According to ATTOM’s newly released Q2 2023 Special Housing Risk Report, New Jersey and Illinois have the highest concentrations of the most-at-risk markets in the country, with the biggest clusters in the New York City, Chicago and Philadelphia areas. The report noted that the South, along with other parts of the Northeast, are generally less exposed to market woes.
The report also noted that the second-quarter patterns – derived from gaps in home affordability, underwater mortgages, foreclosures and unemployment – revealed that New Jersey and Illinois had 23 of the 50 counties most vulnerable to potential drop-offs. According to the report, those concentrations dwarfed other parts of the country amid a time of significant uncertainty when the U.S. housing market was rebounding from a period of flat or falling values.
ATTOM’s Q2 2023 housing impact report mentioned that the 50 counties at the top of the most vulnerable list included eight in and around New York City, six in the Chicago metropolitan area and three in or near Philadelphia. The report also mentioned that another six were scattered through northern, central and southern California, while a majority of the rest were in Indiana and along the East Coast.
Also, according to the report, at the other end of the risk spectrum, the South and two New England states had the highest concentration of markets considered least likely to decline.
The report noted that 18 of the 51 counties considered least vulnerable to housing-market problems from among the 574 included in the analysis were in the South, while 17 were in the Northeast. Meanwhile, just 11 were in the Midwest, with five in the West. (A total of 51 counties made the list of least at-risk because of a tie in the rankings.)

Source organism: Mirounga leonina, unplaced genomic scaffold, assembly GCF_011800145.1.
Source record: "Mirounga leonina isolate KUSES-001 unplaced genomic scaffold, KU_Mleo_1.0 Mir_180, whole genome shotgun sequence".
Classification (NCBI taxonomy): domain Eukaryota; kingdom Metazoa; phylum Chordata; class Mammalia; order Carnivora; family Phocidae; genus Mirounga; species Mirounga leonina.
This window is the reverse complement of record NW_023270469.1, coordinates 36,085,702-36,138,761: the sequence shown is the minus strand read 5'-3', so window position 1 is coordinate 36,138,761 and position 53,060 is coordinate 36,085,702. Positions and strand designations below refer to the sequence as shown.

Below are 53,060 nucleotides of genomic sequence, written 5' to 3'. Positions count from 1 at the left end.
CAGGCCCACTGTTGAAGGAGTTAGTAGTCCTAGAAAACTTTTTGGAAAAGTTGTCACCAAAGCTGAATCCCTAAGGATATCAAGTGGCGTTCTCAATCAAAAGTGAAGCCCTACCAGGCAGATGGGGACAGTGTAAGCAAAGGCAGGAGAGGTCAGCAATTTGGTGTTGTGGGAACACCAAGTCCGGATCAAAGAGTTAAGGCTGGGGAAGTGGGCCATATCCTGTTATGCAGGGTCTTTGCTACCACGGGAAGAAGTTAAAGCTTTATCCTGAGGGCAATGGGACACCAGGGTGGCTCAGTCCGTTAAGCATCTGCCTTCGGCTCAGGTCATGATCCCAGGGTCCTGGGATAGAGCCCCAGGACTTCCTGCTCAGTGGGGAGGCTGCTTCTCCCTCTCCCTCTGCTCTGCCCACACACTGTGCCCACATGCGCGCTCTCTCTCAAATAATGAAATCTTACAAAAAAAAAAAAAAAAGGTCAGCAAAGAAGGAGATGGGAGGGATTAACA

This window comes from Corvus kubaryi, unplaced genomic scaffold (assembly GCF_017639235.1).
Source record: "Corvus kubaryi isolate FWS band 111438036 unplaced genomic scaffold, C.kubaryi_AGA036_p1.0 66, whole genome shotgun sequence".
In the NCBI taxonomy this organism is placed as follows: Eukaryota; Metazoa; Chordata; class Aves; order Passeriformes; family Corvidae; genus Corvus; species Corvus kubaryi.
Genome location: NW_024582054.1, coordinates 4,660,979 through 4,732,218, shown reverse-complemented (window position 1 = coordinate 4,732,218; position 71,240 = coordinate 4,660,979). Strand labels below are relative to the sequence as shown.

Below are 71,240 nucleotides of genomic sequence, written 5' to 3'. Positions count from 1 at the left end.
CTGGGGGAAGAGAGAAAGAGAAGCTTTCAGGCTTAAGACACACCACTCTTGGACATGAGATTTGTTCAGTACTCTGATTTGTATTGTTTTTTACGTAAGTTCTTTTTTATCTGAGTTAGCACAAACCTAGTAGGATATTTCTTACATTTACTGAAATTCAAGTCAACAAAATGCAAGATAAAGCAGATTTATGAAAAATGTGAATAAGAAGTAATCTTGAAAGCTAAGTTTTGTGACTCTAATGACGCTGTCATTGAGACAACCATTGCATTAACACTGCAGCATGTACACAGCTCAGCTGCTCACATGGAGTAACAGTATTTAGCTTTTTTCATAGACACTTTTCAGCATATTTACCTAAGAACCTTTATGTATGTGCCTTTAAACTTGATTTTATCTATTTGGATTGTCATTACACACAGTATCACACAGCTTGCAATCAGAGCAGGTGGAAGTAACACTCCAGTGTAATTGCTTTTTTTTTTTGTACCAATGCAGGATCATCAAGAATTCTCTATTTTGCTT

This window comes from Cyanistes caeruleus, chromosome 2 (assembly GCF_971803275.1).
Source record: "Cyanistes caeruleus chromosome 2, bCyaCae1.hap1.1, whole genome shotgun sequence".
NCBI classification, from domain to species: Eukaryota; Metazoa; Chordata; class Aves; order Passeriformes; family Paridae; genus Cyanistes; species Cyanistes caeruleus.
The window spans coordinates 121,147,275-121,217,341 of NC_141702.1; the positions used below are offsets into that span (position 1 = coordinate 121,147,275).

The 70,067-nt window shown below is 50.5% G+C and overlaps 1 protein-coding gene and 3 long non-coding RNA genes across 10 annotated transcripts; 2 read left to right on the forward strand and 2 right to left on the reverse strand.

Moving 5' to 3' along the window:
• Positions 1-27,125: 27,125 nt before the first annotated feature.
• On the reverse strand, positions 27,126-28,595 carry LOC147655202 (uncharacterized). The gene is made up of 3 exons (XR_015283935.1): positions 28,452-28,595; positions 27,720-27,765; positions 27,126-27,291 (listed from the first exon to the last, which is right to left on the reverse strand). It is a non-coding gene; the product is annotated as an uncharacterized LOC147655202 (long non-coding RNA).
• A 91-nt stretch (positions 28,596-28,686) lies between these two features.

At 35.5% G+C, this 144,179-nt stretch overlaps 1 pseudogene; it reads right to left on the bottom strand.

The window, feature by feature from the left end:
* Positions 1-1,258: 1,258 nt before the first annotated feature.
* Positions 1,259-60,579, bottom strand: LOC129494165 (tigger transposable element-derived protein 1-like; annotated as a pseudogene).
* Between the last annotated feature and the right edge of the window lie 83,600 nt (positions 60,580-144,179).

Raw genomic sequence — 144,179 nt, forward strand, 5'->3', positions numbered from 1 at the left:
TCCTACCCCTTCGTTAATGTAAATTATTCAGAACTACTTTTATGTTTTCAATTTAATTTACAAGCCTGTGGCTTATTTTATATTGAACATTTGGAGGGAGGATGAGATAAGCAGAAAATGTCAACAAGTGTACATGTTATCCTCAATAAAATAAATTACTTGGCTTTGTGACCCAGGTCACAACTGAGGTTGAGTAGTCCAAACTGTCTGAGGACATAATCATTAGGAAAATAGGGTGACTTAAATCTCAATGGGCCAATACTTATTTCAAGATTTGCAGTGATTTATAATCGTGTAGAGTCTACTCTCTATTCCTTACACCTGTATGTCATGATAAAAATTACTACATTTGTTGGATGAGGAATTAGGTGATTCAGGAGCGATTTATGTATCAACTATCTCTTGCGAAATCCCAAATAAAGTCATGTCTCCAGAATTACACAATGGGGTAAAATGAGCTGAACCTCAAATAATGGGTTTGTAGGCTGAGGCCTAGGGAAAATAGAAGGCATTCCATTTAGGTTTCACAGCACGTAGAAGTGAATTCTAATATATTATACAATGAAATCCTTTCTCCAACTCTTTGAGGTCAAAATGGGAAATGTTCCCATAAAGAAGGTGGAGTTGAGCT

ATTOM’s latest report stated that Virginia had six of the 51 least at-risk counties, including five in the Washington, DC, metro area (Alexandria, Arlington, Fairfax, Loudoun and Prince William), while Massachusetts had five, including three in the Boston area (Middlesex, Norfolk and Suffolk), and four were in Tennessee, including three in the Nashville metro (Davidson, Rutherford and Williamson).
In this post, we dig into the data behind the ATTOM Q2 2023 Special Housing Risk Report to reveal the complete list of the top 10 U.S. counties least at-risk of housing market declines. Those include: Chittenden County, VT; Benton County, AR; Fairfax County, VA; Prince William County, VA; Shelby County, AL; Cass County, ND; Middlesex County, MA; Brown County, WI; Rutherford County, TN; and Sarpy County, NE.
The report stated that counties were considered more or less at risk based on the percentage of homes facing possible foreclosure, the portion with mortgage balances that exceeded estimated property values, the percentage of average local wages required to pay for major home ownership expenses on median-priced single-family homes and local unemployment rates.
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